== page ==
I had to buy bananas again! It seems as if I am going to the store every three days. Wait, I AM going to the store to buy bananas EXACTLY every three days, because I only buy three days worth at a time. And, why is that? Well, I get frustrated when bananas get too ripe too fast. Why is it that you researchers cannot produce a banana that lasts longer in the condition that I LIKE?
Oh wait, never mind. Researchers, please continue doing what you do: taking on important issues like curing cancer, improving agriculture production, producing energy and so much more.
It is silly how often I have to remind myself that “It isn’t all about Jill.” In spite of my efforts to follow God, I continue to be tempted to put myself first, to take everything personally. Do you have a similar problem? As a leader, our positions put us out front; we have to keep that “out front” status in the right perspective.
Americans see leaders as the literal face of an organization. In fact, we are so enamored by leaders that some of them hire publicists and stylists to create an “image” that will sell a product or an organization. The television show, “Undercover Boss”, celebrates leaders and shows the large homes and beautiful families of those captains of industry. Candidates for elected positions are too often evaluated only on how they look and how they sound. Is anyone surprised that 41% of Heisman trophy winners were Quarterbacks? Quarterbacks call the plays that score points; some crazed fans see the Quarterback as the only position responsible for every victory and for every loss. I find it interesting that the statistics regarding quarterback wins of the Heisman are skewed greatly by the last few years. Twelve of the last thirteen Heisman winners were Quarterbacks. Awards made in earlier years went to players from many more positions. Does the voting for the Heisman trophy reflect our attitudes about leaders or are they really the best players in college football?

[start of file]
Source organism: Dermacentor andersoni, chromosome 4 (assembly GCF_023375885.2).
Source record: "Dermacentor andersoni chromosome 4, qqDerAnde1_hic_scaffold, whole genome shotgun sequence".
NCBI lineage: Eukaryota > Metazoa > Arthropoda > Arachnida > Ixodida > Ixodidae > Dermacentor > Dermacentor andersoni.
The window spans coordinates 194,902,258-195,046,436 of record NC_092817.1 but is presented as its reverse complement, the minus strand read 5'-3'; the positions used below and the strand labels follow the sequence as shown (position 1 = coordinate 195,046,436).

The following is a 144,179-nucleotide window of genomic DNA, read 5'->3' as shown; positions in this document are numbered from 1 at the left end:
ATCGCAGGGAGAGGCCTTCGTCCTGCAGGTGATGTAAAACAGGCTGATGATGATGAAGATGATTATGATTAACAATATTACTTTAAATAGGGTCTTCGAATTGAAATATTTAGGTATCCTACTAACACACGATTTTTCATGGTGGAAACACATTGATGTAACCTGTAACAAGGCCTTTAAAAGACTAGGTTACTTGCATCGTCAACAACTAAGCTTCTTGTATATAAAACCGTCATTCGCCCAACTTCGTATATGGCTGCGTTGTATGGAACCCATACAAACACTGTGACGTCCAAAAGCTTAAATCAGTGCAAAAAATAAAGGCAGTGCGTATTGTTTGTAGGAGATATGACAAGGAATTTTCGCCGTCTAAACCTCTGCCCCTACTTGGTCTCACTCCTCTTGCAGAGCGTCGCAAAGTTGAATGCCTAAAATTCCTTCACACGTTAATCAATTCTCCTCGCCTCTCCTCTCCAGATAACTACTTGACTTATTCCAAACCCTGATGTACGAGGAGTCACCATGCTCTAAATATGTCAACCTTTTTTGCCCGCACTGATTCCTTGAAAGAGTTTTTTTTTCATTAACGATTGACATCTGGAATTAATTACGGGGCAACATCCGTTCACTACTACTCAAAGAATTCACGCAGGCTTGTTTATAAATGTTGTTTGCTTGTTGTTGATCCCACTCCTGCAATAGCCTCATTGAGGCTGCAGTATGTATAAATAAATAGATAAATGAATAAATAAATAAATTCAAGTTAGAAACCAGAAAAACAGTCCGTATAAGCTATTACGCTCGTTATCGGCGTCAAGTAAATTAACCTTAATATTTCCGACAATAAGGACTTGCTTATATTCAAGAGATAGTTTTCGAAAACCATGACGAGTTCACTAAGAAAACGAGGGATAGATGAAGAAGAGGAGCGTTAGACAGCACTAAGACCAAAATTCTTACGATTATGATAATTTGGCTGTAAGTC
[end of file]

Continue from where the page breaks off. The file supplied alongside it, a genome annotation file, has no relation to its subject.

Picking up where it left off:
As leaders, we have to fight the pressure to make everything about us. Great leaders make it clear: the mission, the organization, the team always come first. How do they do it? How do great leaders live out front and remain humble?
I believe that it all goes back to our intentions. What is our goal?
- To be seen as great? Or, to build a great team, a great product, a great organization?
- To look good? Or, to do good?
- To grow rich? Or, to grow riches?
James 3:16 warns us: “For where you have envy and selfish ambition, there you find disorder and every evil practice.” There is no question, the world will push leaders to become focused on themselves; but, we must remain vigilant and keep our pride in check. Once we begin to see ourselves as more important than anything else, we start down a path that can only bring evil and disorder.
C. S. Lewis put it so simply: “Humility is not thinking less of yourself, it’s thinking of yourself less.” Great leaders reject the temptation to think the world revolves around them.
The reality is that the world does not owe me a long-lasting banana. I can live with that.